Phoebe, like Harold, fits a generic, easy label. Where Harold is “the fat kid” or a “slob and a bully,” Phoebe is “the smart kid.” One episode in season four has her skipping two grades, going from fourth to sixth overnight. Like contemporary Gretchen Grundler, Phoebe is well-versed in every school subject, loves learning, and sprinkles her conversation with huge words because to her, those words aren’t intimidating. Like Harold, Phoebe also has a deeper heritage than most animated characters. She’s half-Japanese, and that informs a lot of who she is. Phoebe’s appearance is mostly Asian like her father, Kyo’s, although she has white skin and rounder eyes like her Caucasian mother Reba. Phoebe is accomplished at Japanese-style fencing and speaks the language fluently as well.
In addition to being “the smart kid,” Phoebe is also a nice kid–maybe too nice. She considers Helga Pataki her best friend, but she’s seen fetching, carrying, and writing things for Helga more than spending time with her. Helga almost never treats Phoebe as an equal, and although she’ll demand Phoebe’s advice, she rarely takes it. Helga demands unquestioning loyalty from Phoebe but never gives any back.
Arnold finds himself observing this dynamic a few times throughout the show. However, he doesn’t speak up about it until season five’s “Phoebe Breaks a Leg.” Phoebe gets the indicated injury after stepping in front of a bus she never saw because Helga’s laundry and doughnuts, which she’d been ordered to retrieve, were obstructing her view. In signature melodramatic fashion, a guilt-ridden Helga vows to make this up to Phoebe. She goes completely overboard, down to making Phoebe’s lunch and shampooing her hair in the school water fountain.
Phoebe has always been introverted and passive-aggressive, so she denies enjoying the role reversal. But that passive-aggressive side gets the better of Phoebe when the doctor announces she can get her cast off. Fearing she’ll be Helga’s servant again, Phoebe rigs a hinge in her cast so she can fake her injury a little longer. Arnold confronts Phoebe after seeing her slip behind a library shelf to scratch an itch, which means taking off the cast and putting it back on.
Phoebe is instantly defensive, even lying about faking her injury. Yet Arnold is too insightful for her, no matter how smart she is. “This doesn’t…have anything to do with Helga? The way she treats you,” he asks. The question indicates Arnold has empathy for Phoebe, although he thinks her way of dealing with the situation is wrong. But Phoebe isn’t ready to face the truth. The closest she comes is confessing while denying–“Just because I’m constantly doing errands for Helga and got injured in [a] bus accident that was essentially her fault, it doesn’t mean I would prolong my injury!”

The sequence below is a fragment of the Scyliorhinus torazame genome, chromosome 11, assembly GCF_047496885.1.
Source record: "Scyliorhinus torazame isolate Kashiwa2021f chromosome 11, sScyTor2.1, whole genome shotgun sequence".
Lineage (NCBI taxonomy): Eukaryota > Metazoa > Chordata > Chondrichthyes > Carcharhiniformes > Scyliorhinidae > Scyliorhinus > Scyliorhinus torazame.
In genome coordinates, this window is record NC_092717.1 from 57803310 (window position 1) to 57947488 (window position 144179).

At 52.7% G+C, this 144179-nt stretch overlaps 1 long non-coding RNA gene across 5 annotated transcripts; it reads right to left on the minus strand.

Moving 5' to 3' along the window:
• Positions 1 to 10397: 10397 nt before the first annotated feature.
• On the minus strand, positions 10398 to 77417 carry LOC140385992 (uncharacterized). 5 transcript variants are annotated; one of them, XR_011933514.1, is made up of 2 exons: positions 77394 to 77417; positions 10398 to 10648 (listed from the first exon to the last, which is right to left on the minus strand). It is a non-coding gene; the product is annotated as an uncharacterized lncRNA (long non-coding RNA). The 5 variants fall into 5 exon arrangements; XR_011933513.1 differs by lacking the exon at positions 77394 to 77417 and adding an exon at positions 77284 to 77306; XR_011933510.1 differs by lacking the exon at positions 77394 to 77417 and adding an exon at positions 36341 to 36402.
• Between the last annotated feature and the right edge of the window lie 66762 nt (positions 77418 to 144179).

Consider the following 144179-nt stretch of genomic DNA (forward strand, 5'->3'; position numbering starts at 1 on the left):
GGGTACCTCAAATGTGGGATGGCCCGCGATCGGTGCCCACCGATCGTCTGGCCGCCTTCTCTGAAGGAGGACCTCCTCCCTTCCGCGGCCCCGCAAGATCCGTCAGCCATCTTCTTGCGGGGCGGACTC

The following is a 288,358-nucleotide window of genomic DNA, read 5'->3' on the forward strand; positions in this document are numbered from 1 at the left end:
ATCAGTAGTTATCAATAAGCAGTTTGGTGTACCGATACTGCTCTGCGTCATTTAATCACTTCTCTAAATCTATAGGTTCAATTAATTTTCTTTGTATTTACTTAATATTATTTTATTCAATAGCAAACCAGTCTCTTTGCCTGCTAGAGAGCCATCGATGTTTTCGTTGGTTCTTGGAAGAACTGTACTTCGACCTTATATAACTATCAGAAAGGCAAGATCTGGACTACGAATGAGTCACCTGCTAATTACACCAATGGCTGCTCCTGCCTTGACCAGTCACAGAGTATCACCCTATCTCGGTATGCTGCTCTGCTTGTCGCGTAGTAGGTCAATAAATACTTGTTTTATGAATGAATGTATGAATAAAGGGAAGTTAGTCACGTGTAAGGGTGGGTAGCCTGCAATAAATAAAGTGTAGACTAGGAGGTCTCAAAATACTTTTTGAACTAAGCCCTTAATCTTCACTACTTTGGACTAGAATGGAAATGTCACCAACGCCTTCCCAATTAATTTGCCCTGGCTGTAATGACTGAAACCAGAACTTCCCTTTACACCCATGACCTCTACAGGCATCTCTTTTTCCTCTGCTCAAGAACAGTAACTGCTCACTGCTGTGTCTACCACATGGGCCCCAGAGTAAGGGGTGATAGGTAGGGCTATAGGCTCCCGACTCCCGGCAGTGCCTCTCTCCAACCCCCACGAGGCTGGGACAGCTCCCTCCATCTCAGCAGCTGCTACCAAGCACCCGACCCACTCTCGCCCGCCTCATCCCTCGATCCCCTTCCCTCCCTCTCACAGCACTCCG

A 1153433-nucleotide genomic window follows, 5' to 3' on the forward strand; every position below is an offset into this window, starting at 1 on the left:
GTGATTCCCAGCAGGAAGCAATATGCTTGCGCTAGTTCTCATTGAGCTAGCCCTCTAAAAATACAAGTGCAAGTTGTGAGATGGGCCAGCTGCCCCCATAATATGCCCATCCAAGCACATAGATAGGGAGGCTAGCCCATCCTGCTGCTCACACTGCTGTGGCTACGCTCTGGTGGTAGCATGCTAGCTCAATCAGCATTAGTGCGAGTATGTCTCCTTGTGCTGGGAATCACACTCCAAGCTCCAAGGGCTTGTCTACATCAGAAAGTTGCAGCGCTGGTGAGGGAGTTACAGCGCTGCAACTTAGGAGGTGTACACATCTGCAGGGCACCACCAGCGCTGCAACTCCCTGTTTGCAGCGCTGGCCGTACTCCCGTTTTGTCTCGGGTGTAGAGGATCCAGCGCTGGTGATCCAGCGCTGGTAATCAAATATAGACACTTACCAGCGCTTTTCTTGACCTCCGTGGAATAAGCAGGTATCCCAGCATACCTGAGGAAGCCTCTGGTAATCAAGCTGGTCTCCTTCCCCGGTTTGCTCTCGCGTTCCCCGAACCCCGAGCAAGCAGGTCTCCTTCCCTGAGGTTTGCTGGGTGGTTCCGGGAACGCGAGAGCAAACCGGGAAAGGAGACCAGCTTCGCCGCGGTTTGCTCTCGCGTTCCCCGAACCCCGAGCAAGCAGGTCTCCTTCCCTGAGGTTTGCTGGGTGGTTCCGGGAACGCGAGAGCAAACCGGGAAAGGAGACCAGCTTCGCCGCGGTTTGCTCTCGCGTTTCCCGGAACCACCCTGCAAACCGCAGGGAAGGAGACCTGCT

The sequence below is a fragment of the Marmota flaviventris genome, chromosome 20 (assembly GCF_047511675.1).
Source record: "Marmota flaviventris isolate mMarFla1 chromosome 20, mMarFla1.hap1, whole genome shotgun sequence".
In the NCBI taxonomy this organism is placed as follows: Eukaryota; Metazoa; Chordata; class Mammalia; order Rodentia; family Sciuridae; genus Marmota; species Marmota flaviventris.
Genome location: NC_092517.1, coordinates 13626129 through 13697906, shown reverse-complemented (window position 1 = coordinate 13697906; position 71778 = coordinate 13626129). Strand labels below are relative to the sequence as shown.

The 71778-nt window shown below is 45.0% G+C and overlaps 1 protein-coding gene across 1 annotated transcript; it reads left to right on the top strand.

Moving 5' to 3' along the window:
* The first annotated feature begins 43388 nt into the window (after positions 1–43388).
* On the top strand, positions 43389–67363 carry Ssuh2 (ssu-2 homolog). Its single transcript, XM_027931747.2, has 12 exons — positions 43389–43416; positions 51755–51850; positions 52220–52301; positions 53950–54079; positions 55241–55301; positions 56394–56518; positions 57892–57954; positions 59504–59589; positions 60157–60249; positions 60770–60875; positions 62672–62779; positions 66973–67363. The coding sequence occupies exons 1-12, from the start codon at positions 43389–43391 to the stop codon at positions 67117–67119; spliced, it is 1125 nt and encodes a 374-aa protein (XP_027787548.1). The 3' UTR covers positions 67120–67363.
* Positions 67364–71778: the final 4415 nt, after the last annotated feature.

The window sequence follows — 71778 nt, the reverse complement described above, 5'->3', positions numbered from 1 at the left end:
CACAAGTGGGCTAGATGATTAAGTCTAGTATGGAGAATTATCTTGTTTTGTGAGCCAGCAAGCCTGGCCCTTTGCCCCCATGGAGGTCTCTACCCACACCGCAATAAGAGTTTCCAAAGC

Phoebe never outright admits what she did, which might indicate Arnold failed in helping her. But when Helga gets almost the exact same injury as Phoebe–from “serving” her–Phoebe tells her friend how she feels about the inequalities in their friendship. Helga says she understands, and her request for Phoebe to snag her a fruit cup is played for laughs.
Thus, viewers could read Arnold’s plumbing of Phoebe’s depths as a failure because her situation doesn’t get “better” permanently. There is another layer to Phoebe’s story, though. She’s more a cautionary tale than Harold; her actions tell viewers how not to handle inequality or other injustices, especially with friends and loved ones. If nothing else, Phoebe has learned a kid-friendly lesson in codependency, and how being on either side of it hurts both parties. In so doing, she may be on her way to suffering less, and becoming smarter in a way that matters more than academics.
Arnold and the Anti-Heroine
Finally, Hey Arnold asks upper elementary audiences, and perhaps others, to do something they might never have before. More than its predecessors, Hey Arnold asks us to go deep and empathize, if not always sympathize, with an antagonist. Of course, Rugrats and Recess did this a bit. Angelica certainly had her sympathy-inducing moments, as we discussed. Recess bullies sometimes reformed temporarily. Failing that, antagonistic forces such as teachers and principals showed they had softer sides. But until Hey Arnold, no antagonists were analyzed deeply or given anti-hero or heroine storylines. That changed with Helga G. Pataki.
In early seasons, Helga was characterized as Arnold’s bully, “who’s also in love with him,” according to a 1996 feature-ette. Helga doesn’t bully Arnold to the extent viewers might expect in the 2020s, or even early 2000s. She doesn’t wage a cyber war on Arnold, steal his things, or publicly humiliate him in the cringe-worthy ways today’s bullies might. She’s more apt to shoot spitballs at Arnold and deny it, spill paint on him and tell the teacher it was because Arnold started a fight, trip him, or call him Football Head. And as soon as Arnold walks away in disgust, Helga will rush off alone and pull out a locket with his picture inside. She’ll then wax eloquent about how much she loves him–“Oh, Arnold, my love, if only you knew how I truly feel about you,” and the like. She laments her habit of treating him badly, but can’t stop lest any of the other kids find out. In fact, her monologues always end with her punching out Brainy, who is somehow always standing behind Helga, breathing nasally, while she extols Arnold.